Marian Halcombe’s journal
So very much happened yesterday that I must take care to record everything in the most precise order. Else I shall lose myself in the confusion of my own thoughts!
It was once again a very hot day, so hot that the speed of our carriage gave no refreshment. The stony streets and walls of the city seemed to hold the heat in like an oven. Laura has never been down to Newgate and the Old Bailey, and she found the walls and gate with its guardian gallows as fearful and intimidating as everyone does. “I have read of this in Mr. Dickens’s essays,” she said. “Oh, Marian—how can Theo bear it?”
“If one only has the hope of leaving, I believe it may be borne,” I said. “It is the thought of being immured forever—of dying and being buried within these walls—that is so crushing.”
“And executed men are buried within,” Laura recalled, shivering. “Give him my love, Marian, and tell him we all pray for him.”
“I shall.” Laura had to wait for me in the courtyard, with its frowning spiked fence. The stone corridors and barred gates were cool, but not refreshing; there was no comfort here. And the hateful barred visitor’s box, with its gap to prevent all contact—it was agony to see him and yet be separated like this. And yet he seemed in somewhat better heart, not living on his nerves as he had before, nor sinking into despair. When I looked only at his dear face—not the crumpled suit or the stony cell or the bars, but only into the intelligent hazel eyes behind the steel spectacles—I could pretend. I could speak with the old easy frankness. “Do you wish to see me, or would you rather not? I fear that my visits make you unhappy.”
“If they make me unhappy, it is only because seeing you makes me want so much more,” he said. “You are the light of my eyes, and I would rather bear that unhappiness than not be in your presence.”
My relief was so great I almost laughed. “I have worried that it is my duty to spare you.”
“And my dread is that your exposure to these horrors will do you, or the one to come, an injury. And . . .” In the brown beard his smile was rueful.
“Tell me, my dearest.”
“Well. It is but vanity, but I dislike being viewed by the woman I love in the posture of a caged and dangerous animal in a zoo. How dearly I would love to have my hair cut and take a bath before you visit.”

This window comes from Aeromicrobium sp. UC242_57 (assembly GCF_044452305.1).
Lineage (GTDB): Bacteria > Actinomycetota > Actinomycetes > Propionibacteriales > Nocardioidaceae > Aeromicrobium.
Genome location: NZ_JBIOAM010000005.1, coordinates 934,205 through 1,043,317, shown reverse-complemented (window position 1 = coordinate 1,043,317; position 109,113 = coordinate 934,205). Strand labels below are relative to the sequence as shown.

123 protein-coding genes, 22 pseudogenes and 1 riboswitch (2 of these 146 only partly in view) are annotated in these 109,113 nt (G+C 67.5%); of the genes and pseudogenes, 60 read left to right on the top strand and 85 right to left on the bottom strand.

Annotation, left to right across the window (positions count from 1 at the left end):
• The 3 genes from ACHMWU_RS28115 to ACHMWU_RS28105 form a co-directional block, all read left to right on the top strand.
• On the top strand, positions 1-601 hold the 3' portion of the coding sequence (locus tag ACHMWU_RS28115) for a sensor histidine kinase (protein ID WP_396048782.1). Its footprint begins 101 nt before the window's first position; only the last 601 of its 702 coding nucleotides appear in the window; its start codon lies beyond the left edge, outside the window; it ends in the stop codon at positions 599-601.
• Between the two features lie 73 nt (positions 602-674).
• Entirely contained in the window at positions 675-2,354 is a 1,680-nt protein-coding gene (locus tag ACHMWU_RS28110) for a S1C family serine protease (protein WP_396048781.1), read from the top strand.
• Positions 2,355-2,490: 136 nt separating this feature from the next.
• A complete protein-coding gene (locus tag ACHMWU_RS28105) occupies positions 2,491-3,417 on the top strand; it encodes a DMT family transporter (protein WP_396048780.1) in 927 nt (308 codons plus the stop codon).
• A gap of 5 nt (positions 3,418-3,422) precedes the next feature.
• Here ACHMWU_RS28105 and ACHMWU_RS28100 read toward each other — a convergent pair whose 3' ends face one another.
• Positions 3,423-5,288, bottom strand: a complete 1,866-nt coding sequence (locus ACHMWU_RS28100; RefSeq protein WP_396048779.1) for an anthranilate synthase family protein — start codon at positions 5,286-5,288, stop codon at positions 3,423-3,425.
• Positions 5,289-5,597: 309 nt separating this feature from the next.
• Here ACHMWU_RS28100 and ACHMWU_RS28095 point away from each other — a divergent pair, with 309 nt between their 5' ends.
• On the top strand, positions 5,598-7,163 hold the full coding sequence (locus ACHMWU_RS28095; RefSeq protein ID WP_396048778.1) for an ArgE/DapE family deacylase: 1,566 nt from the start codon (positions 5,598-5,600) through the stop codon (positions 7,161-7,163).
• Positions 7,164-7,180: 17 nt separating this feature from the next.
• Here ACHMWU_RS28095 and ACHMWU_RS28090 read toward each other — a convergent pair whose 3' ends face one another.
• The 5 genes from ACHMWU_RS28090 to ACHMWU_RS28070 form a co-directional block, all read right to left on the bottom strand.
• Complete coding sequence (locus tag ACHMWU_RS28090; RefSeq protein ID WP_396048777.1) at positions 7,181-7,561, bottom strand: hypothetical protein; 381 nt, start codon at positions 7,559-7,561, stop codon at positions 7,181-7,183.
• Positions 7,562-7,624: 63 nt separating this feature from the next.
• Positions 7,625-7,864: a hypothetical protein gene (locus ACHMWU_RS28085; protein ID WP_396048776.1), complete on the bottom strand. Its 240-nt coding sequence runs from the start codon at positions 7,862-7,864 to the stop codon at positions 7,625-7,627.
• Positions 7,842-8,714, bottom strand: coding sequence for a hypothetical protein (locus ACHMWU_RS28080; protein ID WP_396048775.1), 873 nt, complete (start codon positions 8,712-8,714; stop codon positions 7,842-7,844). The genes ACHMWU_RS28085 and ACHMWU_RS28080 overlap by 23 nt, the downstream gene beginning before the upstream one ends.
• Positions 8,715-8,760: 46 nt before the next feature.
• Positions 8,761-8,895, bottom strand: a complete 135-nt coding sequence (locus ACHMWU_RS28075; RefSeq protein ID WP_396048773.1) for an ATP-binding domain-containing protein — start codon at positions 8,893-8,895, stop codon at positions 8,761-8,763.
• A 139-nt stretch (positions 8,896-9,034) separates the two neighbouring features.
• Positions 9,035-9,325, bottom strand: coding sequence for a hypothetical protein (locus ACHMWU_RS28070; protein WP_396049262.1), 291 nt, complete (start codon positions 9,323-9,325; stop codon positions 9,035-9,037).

This masculine foolishness was utterly adorable, so naturally I flew out at him. “Theo, do you fear to disgust me? Of all the silly things—I have nursed you through typhus, and you were extraordinarily shabbily groomed during that illness. Consider that I am an equally repelling sight—I’m sure I have gained every ounce you have lost and more. There is no disgust, no dread between us, not when we have . . .” I looked down at my fingers, twisting them together as the heat rose into my face. When I dared to glance up through the bars at him I met his gaze and knew our thoughts were one.
All I could do was listen to his breathing, a little heavier and faster than before. After some time he said, softly, “How I wish I could kiss you. Just that, at this point.”
“Soon, my love.” If we did not talk of something else I would cry. I said, “What did Reverend Whistler say? Could he perform a Newgate wedding?”
“It has never been done in his time; he doubts the archbishop will permit it.”
I smothered a sharp comment upon the archbishop’s character, and cast quickly around for a less fraught topic. “Did you have a moment to read through Margaret’s manuscript?”
“The press of my affairs has been considerable,” he said, with smiling irony. “But I did manage to devote my scant leisure to it.”
“Theo, isn’t it thrilling?”
“She was a goddess, was she not?” He was sitting on the little wooden stool that was the cell’s only furniture, and now he leaned back and hooked his clasped hands over one knee, just as he might have done in our own morning room. “I have read it through twice from beginning to end—fortunately the daylight is long at this season. And there are some salient points that may have escaped you in your first swift perusal.”
I was both ruffled at his tone and delighted, that his spirits were so lively. “Such as?”
“The narrative is very scant on motive and the reasons behind what is happening. You read it, my dear. Why did events occur? What was the Blue Hand actually doing?”
“I don’t know,” I said, struck. “It never occurred to me to ask, in the whirlwind of events.”
“Because she simply neglects to tell you. And the excitement of the...